What’s On!

Beyond its visually rapturous value, the Storm King region also had a pivotal but lesser-known role in the development of US environmental law and policy [...]
Tue, Oct 20, 2020
Source: ART NEWSPAPER
While the top lot of the night—a fiery self-portrait by George Baselitz—struggled to meet its low estimate, a bidding war broke out over Dana Schutz's painting of a bright orange Trump [...]
Tue, Oct 20, 2020
Source: ART NEWSPAPER
In preparation for the upcoming Citi exhibition Arctic: culture and climate, conservators in the Organics conservation lab have come across an array of unexpected and incredible materials used by Arctic Peoples to make everyday objects. Wind- and waterproof translucent parkas made from the intestines of bearded seals, tiny bags intricately sewn from the feet of ducks and harpoon floats used in hunting, made from the bladders of walruses and stomachs of seals, all feature in the new exhibition. Left: a waterpoorf parka made of seal gut; right a bag made from duck feet. The objects – and the materials used to make them – are testimony to the amazing ingenuity of the communities in the circumpolar regions. The people who live in these harsh environments have a respectful relationship with the resources and animals around them. The drive to ensure no part of a slaughtered animal is wasted means that parts of animals that we would usually discard have been beautifully and expertly crafted into the most wonderful materials and objects. A harpoon with a float made of animal bladder. Two objects in particular have piqued the interest of conservators and visitors to the lab alike – two bags made, in the [...]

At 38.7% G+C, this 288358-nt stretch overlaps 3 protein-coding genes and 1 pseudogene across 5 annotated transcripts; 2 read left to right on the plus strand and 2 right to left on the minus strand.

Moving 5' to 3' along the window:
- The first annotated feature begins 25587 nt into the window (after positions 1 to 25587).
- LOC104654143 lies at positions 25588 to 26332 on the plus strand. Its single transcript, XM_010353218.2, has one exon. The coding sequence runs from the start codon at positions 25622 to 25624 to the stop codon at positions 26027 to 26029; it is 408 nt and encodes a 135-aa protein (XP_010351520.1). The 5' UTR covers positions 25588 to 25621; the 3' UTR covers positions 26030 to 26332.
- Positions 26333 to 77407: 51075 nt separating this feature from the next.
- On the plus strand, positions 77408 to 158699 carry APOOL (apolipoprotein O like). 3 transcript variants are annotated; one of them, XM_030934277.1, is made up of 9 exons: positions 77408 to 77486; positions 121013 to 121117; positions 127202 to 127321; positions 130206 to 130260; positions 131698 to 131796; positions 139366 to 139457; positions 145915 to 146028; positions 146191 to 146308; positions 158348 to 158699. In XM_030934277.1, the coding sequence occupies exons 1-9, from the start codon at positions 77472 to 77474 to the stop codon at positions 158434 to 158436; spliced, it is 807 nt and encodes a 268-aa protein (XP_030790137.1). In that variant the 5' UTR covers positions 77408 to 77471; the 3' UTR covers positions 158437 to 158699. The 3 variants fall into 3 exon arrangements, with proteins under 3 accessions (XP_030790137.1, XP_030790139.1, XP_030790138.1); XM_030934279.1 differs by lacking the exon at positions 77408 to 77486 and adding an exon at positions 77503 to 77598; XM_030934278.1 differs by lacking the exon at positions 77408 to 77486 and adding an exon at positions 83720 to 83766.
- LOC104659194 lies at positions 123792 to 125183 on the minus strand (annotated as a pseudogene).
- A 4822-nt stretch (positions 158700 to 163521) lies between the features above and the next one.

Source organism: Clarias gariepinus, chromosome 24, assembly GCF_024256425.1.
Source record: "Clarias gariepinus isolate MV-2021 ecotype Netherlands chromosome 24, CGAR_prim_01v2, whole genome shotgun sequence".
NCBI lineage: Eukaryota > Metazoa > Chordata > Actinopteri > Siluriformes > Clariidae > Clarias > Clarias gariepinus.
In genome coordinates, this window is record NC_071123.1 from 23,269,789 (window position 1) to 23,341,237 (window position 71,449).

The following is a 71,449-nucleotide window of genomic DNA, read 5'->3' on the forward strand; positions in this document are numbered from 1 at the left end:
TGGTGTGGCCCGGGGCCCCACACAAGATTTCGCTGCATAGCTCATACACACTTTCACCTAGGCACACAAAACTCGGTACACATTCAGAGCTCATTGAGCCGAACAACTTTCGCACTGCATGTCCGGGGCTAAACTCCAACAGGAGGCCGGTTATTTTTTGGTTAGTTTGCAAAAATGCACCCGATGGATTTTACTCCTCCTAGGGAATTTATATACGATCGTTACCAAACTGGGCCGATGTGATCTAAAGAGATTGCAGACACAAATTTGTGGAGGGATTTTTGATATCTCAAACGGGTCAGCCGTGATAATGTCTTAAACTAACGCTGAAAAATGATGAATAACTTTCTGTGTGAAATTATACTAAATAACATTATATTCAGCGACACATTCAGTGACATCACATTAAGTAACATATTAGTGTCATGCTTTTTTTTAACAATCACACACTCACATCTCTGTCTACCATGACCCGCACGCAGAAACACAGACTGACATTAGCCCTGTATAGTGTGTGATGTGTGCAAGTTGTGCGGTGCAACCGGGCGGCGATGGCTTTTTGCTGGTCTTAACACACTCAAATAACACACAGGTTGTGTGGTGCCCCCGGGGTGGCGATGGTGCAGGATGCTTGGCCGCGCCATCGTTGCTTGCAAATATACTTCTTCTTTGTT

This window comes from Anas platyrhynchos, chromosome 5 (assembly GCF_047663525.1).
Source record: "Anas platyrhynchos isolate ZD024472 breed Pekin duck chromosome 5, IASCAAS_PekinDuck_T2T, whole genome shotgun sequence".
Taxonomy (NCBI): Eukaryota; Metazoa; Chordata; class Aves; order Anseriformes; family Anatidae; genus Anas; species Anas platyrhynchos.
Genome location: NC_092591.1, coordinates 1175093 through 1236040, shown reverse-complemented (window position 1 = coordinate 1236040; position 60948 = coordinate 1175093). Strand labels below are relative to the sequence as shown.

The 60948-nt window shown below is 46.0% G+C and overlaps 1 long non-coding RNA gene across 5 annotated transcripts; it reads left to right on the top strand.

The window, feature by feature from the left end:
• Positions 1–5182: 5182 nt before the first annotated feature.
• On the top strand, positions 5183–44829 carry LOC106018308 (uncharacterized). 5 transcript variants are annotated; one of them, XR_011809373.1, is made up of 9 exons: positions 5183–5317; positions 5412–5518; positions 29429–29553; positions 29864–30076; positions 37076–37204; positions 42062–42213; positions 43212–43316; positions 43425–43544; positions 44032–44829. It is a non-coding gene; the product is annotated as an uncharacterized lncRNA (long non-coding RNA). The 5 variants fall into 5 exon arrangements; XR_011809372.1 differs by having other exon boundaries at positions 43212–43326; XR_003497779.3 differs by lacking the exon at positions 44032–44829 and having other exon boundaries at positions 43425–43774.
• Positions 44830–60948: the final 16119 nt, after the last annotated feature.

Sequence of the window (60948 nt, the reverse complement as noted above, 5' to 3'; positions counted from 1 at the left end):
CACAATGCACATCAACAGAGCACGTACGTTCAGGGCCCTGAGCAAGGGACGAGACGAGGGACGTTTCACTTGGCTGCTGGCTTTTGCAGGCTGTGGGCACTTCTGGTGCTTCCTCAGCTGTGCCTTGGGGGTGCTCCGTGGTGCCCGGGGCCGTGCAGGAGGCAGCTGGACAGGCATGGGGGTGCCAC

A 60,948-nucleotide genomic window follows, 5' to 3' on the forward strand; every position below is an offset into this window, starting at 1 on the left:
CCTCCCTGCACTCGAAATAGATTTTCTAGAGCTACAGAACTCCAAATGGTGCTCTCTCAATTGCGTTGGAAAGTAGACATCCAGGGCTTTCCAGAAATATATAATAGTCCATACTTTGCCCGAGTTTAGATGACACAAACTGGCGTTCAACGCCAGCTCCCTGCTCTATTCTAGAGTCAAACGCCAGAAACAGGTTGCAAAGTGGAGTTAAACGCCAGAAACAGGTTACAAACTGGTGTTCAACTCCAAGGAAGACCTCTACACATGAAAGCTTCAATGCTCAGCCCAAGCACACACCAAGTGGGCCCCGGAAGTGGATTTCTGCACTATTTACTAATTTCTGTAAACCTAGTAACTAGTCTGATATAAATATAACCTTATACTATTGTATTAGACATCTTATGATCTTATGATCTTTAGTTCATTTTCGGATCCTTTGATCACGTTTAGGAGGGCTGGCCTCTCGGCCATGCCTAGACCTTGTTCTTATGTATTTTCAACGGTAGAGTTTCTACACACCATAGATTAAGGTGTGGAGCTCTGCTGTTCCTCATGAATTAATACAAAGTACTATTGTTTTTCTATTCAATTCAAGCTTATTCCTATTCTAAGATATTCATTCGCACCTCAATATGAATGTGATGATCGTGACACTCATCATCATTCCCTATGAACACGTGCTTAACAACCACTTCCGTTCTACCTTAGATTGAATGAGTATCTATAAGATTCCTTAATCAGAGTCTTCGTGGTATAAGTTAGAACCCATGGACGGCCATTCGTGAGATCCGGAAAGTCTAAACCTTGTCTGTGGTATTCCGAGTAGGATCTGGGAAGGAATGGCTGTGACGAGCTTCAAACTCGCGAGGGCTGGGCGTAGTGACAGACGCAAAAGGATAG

Tue, Oct 20, 2020
Source: British Museum Blog
Closures, postponements and sharp reductions in programming prompt soul-searching—and innovation—among institutions [...]
Tue, Oct 20, 2020
Source: ART NEWSPAPER


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